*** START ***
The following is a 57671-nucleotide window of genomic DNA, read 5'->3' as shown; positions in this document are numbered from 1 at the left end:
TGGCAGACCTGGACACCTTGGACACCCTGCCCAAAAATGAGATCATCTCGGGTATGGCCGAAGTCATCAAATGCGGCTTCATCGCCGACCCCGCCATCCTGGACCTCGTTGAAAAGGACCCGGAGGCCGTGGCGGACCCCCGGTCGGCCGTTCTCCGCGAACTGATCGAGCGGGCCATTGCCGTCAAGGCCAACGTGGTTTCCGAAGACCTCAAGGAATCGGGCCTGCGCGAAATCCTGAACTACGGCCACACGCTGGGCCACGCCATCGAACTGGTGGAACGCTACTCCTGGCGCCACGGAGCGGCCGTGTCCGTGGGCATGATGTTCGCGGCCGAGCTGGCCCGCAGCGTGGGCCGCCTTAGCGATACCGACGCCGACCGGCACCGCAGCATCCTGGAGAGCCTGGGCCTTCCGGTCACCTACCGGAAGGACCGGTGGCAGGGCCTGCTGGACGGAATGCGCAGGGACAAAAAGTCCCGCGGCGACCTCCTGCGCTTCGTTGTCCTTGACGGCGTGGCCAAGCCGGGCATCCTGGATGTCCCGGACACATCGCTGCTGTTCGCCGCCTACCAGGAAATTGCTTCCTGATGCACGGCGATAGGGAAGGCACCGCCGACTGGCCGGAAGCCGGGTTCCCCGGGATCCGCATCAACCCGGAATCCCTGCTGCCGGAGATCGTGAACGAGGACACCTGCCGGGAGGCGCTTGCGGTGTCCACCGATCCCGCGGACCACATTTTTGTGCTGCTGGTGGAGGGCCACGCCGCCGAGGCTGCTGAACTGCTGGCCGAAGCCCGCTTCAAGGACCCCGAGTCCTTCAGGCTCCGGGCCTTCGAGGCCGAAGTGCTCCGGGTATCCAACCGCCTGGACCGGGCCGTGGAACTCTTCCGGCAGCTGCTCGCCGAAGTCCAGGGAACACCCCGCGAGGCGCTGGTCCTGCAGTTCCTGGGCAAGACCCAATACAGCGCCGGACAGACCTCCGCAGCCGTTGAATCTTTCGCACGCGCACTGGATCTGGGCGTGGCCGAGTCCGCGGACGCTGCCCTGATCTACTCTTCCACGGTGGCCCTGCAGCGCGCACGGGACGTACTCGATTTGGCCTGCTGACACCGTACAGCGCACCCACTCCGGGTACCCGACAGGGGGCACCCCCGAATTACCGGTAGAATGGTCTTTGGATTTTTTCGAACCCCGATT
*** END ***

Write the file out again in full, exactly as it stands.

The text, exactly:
The following is a 57671-nucleotide window of genomic DNA, read 5'->3' as shown; positions in this document are numbered from 1 at the left end:
TGGCAGACCTGGACACCTTGGACACCCTGCCCAAAAATGAGATCATCTCGGGTATGGCCGAAGTCATCAAATGCGGCTTCATCGCCGACCCCGCCATCCTGGACCTCGTTGAAAAGGACCCGGAGGCCGTGGCGGACCCCCGGTCGGCCGTTCTCCGCGAACTGATCGAGCGGGCCATTGCCGTCAAGGCCAACGTGGTTTCCGAAGACCTCAAGGAATCGGGCCTGCGCGAAATCCTGAACTACGGCCACACGCTGGGCCACGCCATCGAACTGGTGGAACGCTACTCCTGGCGCCACGGAGCGGCCGTGTCCGTGGGCATGATGTTCGCGGCCGAGCTGGCCCGCAGCGTGGGCCGCCTTAGCGATACCGACGCCGACCGGCACCGCAGCATCCTGGAGAGCCTGGGCCTTCCGGTCACCTACCGGAAGGACCGGTGGCAGGGCCTGCTGGACGGAATGCGCAGGGACAAAAAGTCCCGCGGCGACCTCCTGCGCTTCGTTGTCCTTGACGGCGTGGCCAAGCCGGGCATCCTGGATGTCCCGGACACATCGCTGCTGTTCGCCGCCTACCAGGAAATTGCTTCCTGATGCACGGCGATAGGGAAGGCACCGCCGACTGGCCGGAAGCCGGGTTCCCCGGGATCCGCATCAACCCGGAATCCCTGCTGCCGGAGATCGTGAACGAGGACACCTGCCGGGAGGCGCTTGCGGTGTCCACCGATCCCGCGGACCACATTTTTGTGCTGCTGGTGGAGGGCCACGCCGCCGAGGCTGCTGAACTGCTGGCCGAAGCCCGCTTCAAGGACCCCGAGTCCTTCAGGCTCCGGGCCTTCGAGGCCGAAGTGCTCCGGGTATCCAACCGCCTGGACCGGGCCGTGGAACTCTTCCGGCAGCTGCTCGCCGAAGTCCAGGGAACACCCCGCGAGGCGCTGGTCCTGCAGTTCCTGGGCAAGACCCAATACAGCGCCGGACAGACCTCCGCAGCCGTTGAATCTTTCGCACGCGCACTGGATCTGGGCGTGGCCGAGTCCGCGGACGCTGCCCTGATCTACTCTTCCACGGTGGCCCTGCAGCGCGCACGGGACGTACTCGATTTGGCCTGCTGACACCGTACAGCGCACCCACTCCGGGTACCCGACAGGGGGCACCCCCGAATTACCGGTAGAATGGTCTTTGGATTTTTTCGAACCCCGATT